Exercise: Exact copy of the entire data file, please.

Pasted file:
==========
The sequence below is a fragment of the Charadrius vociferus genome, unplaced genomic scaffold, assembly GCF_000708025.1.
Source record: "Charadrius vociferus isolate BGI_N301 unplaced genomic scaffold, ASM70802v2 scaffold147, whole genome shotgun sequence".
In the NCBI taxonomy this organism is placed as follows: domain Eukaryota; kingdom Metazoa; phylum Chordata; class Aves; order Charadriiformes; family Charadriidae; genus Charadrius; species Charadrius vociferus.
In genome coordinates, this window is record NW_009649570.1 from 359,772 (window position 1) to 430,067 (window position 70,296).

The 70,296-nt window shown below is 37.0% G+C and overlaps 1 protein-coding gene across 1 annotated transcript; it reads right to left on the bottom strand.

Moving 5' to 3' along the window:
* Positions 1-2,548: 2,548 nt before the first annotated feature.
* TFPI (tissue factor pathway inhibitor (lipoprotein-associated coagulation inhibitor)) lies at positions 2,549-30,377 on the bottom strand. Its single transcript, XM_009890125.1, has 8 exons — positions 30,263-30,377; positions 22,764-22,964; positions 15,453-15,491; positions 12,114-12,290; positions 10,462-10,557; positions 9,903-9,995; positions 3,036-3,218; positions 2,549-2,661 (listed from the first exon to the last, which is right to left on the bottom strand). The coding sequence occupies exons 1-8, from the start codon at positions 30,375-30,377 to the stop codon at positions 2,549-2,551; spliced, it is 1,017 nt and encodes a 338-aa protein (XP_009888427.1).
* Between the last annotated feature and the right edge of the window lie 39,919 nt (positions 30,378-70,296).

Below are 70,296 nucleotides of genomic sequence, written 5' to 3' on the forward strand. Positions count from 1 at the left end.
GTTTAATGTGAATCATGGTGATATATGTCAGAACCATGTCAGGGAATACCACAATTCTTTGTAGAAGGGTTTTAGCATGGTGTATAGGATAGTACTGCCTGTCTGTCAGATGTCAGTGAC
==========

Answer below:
The sequence below is a fragment of the Charadrius vociferus genome, unplaced genomic scaffold, assembly GCF_000708025.1.
Source record: "Charadrius vociferus isolate BGI_N301 unplaced genomic scaffold, ASM70802v2 scaffold147, whole genome shotgun sequence".
In the NCBI taxonomy this organism is placed as follows: domain Eukaryota; kingdom Metazoa; phylum Chordata; class Aves; order Charadriiformes; family Charadriidae; genus Charadrius; species Charadrius vociferus.
In genome coordinates, this window is record NW_009649570.1 from 359,772 (window position 1) to 430,067 (window position 70,296).

The 70,296-nt window shown below is 37.0% G+C and overlaps 1 protein-coding gene across 1 annotated transcript; it reads right to left on the bottom strand.

Moving 5' to 3' along the window:
* Positions 1-2,548: 2,548 nt before the first annotated feature.
* TFPI (tissue factor pathway inhibitor (lipoprotein-associated coagulation inhibitor)) lies at positions 2,549-30,377 on the bottom strand. Its single transcript, XM_009890125.1, has 8 exons — positions 30,263-30,377; positions 22,764-22,964; positions 15,453-15,491; positions 12,114-12,290; positions 10,462-10,557; positions 9,903-9,995; positions 3,036-3,218; positions 2,549-2,661 (listed from the first exon to the last, which is right to left on the bottom strand). The coding sequence occupies exons 1-8, from the start codon at positions 30,375-30,377 to the stop codon at positions 2,549-2,551; spliced, it is 1,017 nt and encodes a 338-aa protein (XP_009888427.1).
* Between the last annotated feature and the right edge of the window lie 39,919 nt (positions 30,378-70,296).

Below are 70,296 nucleotides of genomic sequence, written 5' to 3' on the forward strand. Positions count from 1 at the left end.
GTTTAATGTGAATCATGGTGATATATGTCAGAACCATGTCAGGGAATACCACAATTCTTTGTAGAAGGGTTTTAGCATGGTGTATAGGATAGTACTGCCTGTCTGTCAGATGTCAGTGAC